The BBC's 2004 miniseries Conviction, the saga of a highly dysfunctional cop family, was an underappreciated watermark in contemporary television, a gripping drama that transcended the police-procedural genre through deft characterization and dramatic storytelling. The material always seemed rife with cinematic potential, so it's no surprise that it's been adapted into a feature film, Blood, directed by longtime television director Nick Murphy and written by Bill Gallagher, who wrote the original series's six episodes.
Gallagher more or less keeps the original premise intact. Set in an unnamed, beachside English village, Blood tells the story of two vice cop brothers, Joe (Paul Bettany) and Chrissie Fairbun (Stephen Graham), who, despite their best efforts, can't seem to emerge from the shadow of their father (Brian Cox), a legendary detective who's succumbed to dementia in his old age. A high-profile murder case places the brothers under the spotlight, and the pressure leads them to commit a vicious crime of their own, sending their personal and professional lives into upheaval.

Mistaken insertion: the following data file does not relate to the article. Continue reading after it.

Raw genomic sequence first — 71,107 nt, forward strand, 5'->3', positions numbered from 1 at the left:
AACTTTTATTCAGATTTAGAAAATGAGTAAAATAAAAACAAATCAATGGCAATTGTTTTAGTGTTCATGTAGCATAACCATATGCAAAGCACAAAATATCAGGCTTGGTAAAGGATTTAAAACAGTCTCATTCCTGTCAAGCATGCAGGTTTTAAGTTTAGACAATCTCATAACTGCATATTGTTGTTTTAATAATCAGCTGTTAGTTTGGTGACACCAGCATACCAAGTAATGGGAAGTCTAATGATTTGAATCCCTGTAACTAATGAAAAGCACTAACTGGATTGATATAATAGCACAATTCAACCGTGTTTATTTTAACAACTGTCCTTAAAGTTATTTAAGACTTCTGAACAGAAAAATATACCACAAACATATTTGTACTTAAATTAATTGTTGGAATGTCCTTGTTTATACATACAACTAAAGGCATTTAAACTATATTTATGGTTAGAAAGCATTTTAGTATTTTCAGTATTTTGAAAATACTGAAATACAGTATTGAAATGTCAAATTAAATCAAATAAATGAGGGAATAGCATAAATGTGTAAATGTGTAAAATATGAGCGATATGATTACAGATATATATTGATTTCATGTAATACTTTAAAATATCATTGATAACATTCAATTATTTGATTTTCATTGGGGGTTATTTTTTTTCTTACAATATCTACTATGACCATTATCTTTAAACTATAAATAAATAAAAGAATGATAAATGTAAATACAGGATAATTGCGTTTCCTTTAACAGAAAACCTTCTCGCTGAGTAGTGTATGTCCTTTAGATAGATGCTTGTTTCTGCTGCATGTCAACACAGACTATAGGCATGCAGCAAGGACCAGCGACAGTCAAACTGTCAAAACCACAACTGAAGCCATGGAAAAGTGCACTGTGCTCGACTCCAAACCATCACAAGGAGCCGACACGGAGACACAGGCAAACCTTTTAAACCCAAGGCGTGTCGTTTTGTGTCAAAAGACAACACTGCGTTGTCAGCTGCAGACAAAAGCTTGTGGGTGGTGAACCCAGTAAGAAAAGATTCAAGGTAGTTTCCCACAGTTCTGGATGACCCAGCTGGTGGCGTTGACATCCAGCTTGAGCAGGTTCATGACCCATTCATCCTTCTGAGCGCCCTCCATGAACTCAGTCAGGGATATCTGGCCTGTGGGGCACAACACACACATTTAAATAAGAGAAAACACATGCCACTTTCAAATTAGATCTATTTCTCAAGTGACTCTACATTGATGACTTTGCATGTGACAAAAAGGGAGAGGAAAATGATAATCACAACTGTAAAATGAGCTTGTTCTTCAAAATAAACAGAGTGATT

Conviction amply developed its characters and explored its milieu, and beneath the overriding story of the brothers' misdeeds were several juicy subplots that enriched its overall narrative. For concision's sake, Murphy and Gallagher cut the original, six-hour story down to its most rudimentary elements, but the final product feels frail and underdeveloped rather than streamlined. Themes of family ties, obsession, and morality, so dramatically realized in Conviction, are gracelessly and shapelessly strewn together here.
Conviction's sinewy story hinged on a sense of repetition, as its main characters investigated and reinvestigated crimes they perpetrated themselves. Gallagher's script for Blood retains that basic idea, and Murphy, no doubt drawn to the temporal possibilities present in such a narrative, takes the opportunity to experiment with continuity. But his artistry is gimmicky at best, as all the faux-arty elliptical editing and oddly calibrated metaphysical interludes come across as desperate stabs at seriousness. Ultimately, Conviction aspires to Dostoevskian heights while Blood, slight and narrowly focused, barely registers above an episode of Law & Order.